Around 4,500-5500 Jews live in Colombia, according to a recent census carried out by the CCJC and the JOINT most of them concentrated in the capital, Bogota. Smaller communities exist in Cali, Barranquilla and Medellin. There have been Jews present in the territory of modern-day Colombia since the Spanish period but it took until the end of the 18th century before Jews began to practice their religion openly. It is a primarily secular community but there is little intermarriage. The community is represented by the Confederación de Comunidades Judías de Colombia (CCJC), the Colombian affiliate of the World Jewish Congress.
President: George Levy
General Director and CEO: Prof. Marcos Peckel, Member of the WJC Executive
Director of Human Relations: Jean Claude Bessudo
The first Jews arrived in Colombia during the period of Spanish colonization in the 16th and 17th centuries. Primarily “New Christians,” Jews forced to convert to Catholicism who practiced Judaism in secret, they sought a new life free of religious persecution. Most, if not all, of the Jews who arrived during this period assimilated into Colombian society, although there are descendants of some of these early Jews who continue to practice certain Jewish traditions which have morphed into family rituals. During the 18th century, Spanish and Portuguese Jews began to arrive from Jamaica and Curacao, where they had flourished under English and Dutch rule. By the end of the century these Jews had begun to practice their religion openly even though this was still technically illegal. After Colombia gained its independence in 1810, Judaism was recognized as a legal religion.
By 1929 there were less than 200 Jews in Bogotá when a group of Polish and Romanian Jews founded the Israelite Center of Bogotá. The small size of the community did not deter them, however, and the following year they established a burial society, a school and other communal institutions. By the beginning of the 1940s, German-Jewish immigrants to Colombia founded their own communal organization, the Israelite Montefiore Association, and in 1950 Jews mostly from Aleppo, Syria but also from Egypt, Turkey and Greece founded the Sephardic Hebrew Community of Bogota.
During the early 1990s the Jewish population of Colombia stood at over 6000-6500. Over the course of the next decade a deteriorating economy and personal safety and a wave of kidnappings across the country led to a significant Jewish exodus. Most of those who left settled in Miami, Costa Rica and Israel. However, improvements in domestic security and a good economic situation have helped to stabilize the community and the situation has improved to the extent that many Jews from Venezuela are now seeking refuge in Colombia.
Between 4,500 and 5,500 Jews live in Colombia, according to a recent census carried out by the CCJC and the JOINT, three quarters of them in the capital, Bogota. There are also smaller communities in Cali, Barranquilla and Medellin.
The Umbrela organization of the community is the Confederación de Comunidades Judías de Colombia, in charge of the political representation of the community to the Colombian government, Religious organizations, Security Services, diplomatic corps, Media, the State of Israel and international Jewish organizations.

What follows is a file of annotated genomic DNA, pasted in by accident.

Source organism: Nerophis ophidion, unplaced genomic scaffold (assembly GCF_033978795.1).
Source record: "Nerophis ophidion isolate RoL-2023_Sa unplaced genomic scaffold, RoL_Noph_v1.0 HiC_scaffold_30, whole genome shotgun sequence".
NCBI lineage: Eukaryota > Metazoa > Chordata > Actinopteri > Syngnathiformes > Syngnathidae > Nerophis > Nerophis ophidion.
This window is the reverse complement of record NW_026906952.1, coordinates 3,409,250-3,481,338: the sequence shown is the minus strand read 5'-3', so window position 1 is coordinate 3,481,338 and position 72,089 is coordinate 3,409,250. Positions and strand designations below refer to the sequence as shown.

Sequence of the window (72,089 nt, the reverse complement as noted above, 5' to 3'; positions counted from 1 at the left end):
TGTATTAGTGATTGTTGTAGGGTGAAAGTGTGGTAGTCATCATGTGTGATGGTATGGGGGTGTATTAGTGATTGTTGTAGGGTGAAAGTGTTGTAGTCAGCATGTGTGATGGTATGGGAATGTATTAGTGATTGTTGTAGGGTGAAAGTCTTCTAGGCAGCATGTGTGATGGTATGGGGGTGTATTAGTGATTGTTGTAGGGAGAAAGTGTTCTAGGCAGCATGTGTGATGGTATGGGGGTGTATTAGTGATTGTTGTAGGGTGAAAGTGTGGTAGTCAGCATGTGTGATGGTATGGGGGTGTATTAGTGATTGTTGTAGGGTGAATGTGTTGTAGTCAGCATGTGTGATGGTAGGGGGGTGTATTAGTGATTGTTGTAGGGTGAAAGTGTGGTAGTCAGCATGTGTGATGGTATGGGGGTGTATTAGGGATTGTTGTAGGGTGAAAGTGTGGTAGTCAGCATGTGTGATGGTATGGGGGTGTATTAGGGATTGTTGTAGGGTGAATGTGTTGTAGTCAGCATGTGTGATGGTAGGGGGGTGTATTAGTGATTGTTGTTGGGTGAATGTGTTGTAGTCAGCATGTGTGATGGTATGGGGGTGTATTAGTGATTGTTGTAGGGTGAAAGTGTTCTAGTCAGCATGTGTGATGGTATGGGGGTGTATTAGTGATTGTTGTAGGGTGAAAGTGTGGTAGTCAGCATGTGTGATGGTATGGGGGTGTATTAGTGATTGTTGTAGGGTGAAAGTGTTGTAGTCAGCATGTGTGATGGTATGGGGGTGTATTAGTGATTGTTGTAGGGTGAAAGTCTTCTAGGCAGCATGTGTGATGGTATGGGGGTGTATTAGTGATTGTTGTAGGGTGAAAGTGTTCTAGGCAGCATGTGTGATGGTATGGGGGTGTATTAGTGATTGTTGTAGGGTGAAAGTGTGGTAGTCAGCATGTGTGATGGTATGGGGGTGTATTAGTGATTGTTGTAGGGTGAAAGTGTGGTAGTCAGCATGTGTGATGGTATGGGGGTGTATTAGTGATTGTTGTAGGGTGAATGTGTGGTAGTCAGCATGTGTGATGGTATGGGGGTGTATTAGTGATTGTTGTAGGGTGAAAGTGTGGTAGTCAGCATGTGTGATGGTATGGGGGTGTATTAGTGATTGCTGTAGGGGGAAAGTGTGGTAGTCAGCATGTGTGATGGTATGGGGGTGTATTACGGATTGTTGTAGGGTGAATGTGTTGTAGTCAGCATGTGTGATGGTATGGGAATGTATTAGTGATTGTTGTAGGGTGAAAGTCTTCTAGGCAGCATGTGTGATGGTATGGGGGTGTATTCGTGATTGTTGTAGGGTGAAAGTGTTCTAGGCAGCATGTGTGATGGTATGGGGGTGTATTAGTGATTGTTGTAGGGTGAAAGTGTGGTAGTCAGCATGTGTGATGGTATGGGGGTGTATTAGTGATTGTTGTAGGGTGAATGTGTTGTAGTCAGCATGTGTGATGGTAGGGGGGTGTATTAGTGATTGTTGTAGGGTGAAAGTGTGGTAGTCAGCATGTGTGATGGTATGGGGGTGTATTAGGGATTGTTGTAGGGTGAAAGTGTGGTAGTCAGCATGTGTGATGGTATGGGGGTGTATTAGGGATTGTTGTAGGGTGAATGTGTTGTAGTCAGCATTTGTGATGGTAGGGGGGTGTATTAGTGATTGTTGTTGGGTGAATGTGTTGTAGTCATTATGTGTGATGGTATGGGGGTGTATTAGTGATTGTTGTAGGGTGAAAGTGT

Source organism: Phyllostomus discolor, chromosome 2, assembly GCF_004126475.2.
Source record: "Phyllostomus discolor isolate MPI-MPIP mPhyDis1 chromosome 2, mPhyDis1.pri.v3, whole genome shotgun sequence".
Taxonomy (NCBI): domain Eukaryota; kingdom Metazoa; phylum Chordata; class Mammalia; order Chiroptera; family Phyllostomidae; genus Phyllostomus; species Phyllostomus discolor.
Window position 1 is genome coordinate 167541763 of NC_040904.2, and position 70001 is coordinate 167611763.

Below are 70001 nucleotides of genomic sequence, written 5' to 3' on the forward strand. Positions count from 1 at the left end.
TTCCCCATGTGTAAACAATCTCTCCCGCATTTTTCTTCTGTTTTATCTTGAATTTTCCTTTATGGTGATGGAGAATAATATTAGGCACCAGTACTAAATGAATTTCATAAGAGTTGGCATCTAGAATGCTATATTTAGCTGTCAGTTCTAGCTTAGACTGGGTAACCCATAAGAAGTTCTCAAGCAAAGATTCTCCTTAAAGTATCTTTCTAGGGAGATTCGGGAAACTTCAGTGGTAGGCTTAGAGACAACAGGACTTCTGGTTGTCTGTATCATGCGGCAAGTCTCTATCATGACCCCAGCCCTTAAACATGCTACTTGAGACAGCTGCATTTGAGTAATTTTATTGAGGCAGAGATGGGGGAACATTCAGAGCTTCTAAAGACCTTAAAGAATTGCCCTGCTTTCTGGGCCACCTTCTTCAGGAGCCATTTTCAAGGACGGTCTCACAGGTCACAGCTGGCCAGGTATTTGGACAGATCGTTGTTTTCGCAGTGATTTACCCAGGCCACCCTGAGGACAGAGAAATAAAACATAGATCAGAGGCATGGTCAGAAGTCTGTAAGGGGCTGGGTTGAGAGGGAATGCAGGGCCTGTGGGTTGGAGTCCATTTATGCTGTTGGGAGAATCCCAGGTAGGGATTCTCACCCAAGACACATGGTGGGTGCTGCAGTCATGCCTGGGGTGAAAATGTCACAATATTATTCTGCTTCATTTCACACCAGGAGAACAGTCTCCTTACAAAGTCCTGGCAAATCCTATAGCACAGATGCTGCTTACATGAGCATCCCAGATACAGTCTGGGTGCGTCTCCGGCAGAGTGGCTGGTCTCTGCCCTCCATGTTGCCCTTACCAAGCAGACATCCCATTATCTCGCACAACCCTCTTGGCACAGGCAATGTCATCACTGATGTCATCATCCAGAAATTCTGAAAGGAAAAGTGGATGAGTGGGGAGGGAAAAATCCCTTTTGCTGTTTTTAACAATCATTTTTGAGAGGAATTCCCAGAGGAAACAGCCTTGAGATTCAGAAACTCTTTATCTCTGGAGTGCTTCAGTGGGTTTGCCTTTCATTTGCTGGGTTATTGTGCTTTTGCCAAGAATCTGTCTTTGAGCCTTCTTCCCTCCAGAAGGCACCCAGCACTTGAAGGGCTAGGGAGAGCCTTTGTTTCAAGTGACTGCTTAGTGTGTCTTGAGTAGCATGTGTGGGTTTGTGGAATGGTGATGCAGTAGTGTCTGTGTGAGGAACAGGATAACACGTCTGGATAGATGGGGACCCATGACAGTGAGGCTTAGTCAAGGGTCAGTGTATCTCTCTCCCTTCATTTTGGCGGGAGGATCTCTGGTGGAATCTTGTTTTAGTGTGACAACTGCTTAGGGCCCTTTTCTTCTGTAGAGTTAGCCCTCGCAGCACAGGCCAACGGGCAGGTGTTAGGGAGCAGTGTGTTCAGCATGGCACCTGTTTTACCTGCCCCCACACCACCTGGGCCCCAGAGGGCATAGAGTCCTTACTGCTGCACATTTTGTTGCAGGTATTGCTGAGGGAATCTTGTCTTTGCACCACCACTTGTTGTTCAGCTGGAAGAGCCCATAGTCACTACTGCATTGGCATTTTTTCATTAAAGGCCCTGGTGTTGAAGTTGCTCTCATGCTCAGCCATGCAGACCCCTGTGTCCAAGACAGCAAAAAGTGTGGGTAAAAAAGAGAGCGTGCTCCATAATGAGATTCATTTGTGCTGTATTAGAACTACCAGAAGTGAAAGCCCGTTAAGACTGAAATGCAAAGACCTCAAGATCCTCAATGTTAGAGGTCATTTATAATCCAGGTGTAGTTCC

The East Europeans, Sephardim and German Jews each have their own organizations. The Jewish community runs community centers, youth Zionist organizations -Hanoar Hatzioni- and branches of organizations such as WIZO and KKL. There are ten synagogues, four of which are located in Bogota. Kosher food is readily available.
The community has a strong TZEDAKA Tradition and Jews who are in need have an adddress to ask for whatever help is needed. Also projects for the benfit of the society at large are carried out by doifferent Jewish Organziation.
Most of the communities are nominally orthodox, although the great majority of Colombian Jews are not religiously observant. Two of the communities previously of German Jews, one in Bogota and one in Cali, are affiliated with the conservative movement. Intermarriage is low, less than 5%. The community performs orthodox conversions through rabbinic tribunals recognized by the Israel Rabanut, Masorti conversions are also performed.
Bogota, Barranquilla, and Medellin each has its own Jewish day school, Cali has an after school. In Bogota there is also a kolel-talmudic school.
There are a handful of Jewish publications, both in print and online.
The Museum of Alfredo de la Espriella in the city of Barranquilla has a photo gallery focused on Jewish themes. Any visitor wishing to get in touch with any thing Jewish can contact de CCJC at firstname.lastname@example.org
Colombia abstained from the UN vote for partition in 1947 and did not recognize the new state of Israel when it was declared the following year. However during the last two decades Colombia became the strongest ally of Israel in Latin America. President Santos went to Israel on a State in 2013 and Prime Minister Benjamin Netanyahu visited Colombia in September 2017 in the very first visit of a seating Israel prime minister to the region. The two countries signed a Free Trade Agreement in 2013 and hold extensive cultural, artistic and military exchanges. Colombia has been a member of the MFO in the SINAI since the signing of the Egypt-Israel peace agreement.
Av. Calle 26 No. 57-83 Piso 7
Telephone: 57 1 3277500
Fax: 57 1 327755
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